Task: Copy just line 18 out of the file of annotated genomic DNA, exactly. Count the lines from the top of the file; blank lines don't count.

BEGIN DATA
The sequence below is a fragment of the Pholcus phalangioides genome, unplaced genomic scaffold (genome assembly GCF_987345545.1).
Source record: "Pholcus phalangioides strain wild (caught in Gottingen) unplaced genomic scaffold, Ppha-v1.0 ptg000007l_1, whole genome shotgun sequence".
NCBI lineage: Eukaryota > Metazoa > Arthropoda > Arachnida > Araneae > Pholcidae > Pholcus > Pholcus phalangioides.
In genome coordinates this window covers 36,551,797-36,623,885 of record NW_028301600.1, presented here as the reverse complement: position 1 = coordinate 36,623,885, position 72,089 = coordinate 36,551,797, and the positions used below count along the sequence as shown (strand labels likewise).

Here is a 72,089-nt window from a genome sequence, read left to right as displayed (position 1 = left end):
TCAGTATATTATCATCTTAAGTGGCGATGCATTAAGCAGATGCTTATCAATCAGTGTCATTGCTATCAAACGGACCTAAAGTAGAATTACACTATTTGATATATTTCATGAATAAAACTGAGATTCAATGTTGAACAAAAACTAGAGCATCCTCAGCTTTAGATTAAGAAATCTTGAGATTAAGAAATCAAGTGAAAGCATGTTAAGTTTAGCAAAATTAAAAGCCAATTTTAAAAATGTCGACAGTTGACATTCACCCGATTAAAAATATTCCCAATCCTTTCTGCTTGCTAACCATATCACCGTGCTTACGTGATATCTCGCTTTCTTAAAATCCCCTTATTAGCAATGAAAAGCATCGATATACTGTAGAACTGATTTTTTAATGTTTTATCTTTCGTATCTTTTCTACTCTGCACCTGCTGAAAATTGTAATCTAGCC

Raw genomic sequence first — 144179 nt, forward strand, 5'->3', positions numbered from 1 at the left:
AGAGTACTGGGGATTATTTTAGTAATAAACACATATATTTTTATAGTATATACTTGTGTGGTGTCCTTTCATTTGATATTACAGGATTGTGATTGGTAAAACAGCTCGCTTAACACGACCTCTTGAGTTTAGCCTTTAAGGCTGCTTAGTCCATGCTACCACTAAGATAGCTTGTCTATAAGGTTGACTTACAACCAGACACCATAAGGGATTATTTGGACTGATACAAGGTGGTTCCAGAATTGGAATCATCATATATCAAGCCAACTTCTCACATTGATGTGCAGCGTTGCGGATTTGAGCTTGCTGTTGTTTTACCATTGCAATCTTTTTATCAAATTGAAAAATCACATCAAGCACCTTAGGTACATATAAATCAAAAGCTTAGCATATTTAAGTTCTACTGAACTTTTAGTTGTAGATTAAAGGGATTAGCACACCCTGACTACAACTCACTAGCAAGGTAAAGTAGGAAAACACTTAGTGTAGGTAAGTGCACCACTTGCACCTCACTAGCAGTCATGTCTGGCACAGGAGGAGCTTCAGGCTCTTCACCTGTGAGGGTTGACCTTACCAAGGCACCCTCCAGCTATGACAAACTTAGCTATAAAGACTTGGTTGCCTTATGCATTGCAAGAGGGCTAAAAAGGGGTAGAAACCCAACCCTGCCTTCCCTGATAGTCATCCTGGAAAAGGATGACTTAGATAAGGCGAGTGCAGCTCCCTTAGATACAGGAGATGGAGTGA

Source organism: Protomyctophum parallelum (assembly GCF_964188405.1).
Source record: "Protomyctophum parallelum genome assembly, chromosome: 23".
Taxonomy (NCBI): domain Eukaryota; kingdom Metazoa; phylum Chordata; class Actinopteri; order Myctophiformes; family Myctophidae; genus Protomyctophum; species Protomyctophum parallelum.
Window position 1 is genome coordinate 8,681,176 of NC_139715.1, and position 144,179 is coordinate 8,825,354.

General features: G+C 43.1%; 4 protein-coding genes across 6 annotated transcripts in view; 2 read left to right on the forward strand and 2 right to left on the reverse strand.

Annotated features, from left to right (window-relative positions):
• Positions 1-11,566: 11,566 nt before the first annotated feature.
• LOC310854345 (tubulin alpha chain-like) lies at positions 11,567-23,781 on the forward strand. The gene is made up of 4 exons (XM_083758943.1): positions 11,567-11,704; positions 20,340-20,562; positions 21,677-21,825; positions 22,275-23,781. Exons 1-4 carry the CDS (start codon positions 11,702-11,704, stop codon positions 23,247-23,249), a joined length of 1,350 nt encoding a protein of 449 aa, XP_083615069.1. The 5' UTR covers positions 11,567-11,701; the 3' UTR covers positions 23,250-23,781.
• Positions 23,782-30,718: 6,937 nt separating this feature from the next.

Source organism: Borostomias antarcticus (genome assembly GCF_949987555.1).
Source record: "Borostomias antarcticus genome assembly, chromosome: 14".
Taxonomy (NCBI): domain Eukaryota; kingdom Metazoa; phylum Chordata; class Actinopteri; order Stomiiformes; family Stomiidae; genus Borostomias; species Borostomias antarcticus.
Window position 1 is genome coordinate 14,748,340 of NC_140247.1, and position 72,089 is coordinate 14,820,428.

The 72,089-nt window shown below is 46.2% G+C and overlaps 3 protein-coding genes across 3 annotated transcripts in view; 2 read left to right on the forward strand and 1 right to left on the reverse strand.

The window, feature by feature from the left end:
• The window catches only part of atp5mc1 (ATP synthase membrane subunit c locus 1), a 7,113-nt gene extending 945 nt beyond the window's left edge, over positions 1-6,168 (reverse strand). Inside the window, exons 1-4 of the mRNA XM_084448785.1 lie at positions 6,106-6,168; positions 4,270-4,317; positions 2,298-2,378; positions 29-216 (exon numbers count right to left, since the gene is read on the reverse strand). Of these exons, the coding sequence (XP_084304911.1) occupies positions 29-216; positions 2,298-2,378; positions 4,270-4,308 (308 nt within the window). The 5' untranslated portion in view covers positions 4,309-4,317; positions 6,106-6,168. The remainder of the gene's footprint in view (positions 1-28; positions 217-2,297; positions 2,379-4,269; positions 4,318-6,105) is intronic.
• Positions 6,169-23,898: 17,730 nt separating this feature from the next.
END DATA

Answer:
Source organism: Borostomias antarcticus (genome assembly GCF_949987555.1).